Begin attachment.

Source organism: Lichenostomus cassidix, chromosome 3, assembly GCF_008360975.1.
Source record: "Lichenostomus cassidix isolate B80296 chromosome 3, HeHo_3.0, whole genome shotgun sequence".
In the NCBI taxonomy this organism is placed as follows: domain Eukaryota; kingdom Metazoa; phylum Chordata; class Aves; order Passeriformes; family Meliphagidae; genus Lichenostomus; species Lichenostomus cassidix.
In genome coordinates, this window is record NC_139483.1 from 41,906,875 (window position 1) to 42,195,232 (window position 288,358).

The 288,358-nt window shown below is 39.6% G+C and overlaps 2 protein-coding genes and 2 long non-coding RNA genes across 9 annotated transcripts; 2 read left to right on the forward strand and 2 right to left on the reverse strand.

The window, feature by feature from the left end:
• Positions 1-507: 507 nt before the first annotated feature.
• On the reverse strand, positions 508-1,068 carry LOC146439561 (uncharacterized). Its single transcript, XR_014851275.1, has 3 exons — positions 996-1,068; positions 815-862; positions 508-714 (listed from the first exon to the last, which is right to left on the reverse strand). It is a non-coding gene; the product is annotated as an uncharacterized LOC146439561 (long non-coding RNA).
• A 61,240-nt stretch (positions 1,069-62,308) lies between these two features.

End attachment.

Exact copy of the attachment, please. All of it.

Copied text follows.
Source organism: Lichenostomus cassidix, chromosome 3, assembly GCF_008360975.1.
Source record: "Lichenostomus cassidix isolate B80296 chromosome 3, HeHo_3.0, whole genome shotgun sequence".
In the NCBI taxonomy this organism is placed as follows: domain Eukaryota; kingdom Metazoa; phylum Chordata; class Aves; order Passeriformes; family Meliphagidae; genus Lichenostomus; species Lichenostomus cassidix.
In genome coordinates, this window is record NC_139483.1 from 41,906,875 (window position 1) to 42,195,232 (window position 288,358).

The 288,358-nt window shown below is 39.6% G+C and overlaps 2 protein-coding genes and 2 long non-coding RNA genes across 9 annotated transcripts; 2 read left to right on the forward strand and 2 right to left on the reverse strand.

The window, feature by feature from the left end:
• Positions 1-507: 507 nt before the first annotated feature.
• On the reverse strand, positions 508-1,068 carry LOC146439561 (uncharacterized). Its single transcript, XR_014851275.1, has 3 exons — positions 996-1,068; positions 815-862; positions 508-714 (listed from the first exon to the last, which is right to left on the reverse strand). It is a non-coding gene; the product is annotated as an uncharacterized LOC146439561 (long non-coding RNA).
• A 61,240-nt stretch (positions 1,069-62,308) lies between these two features.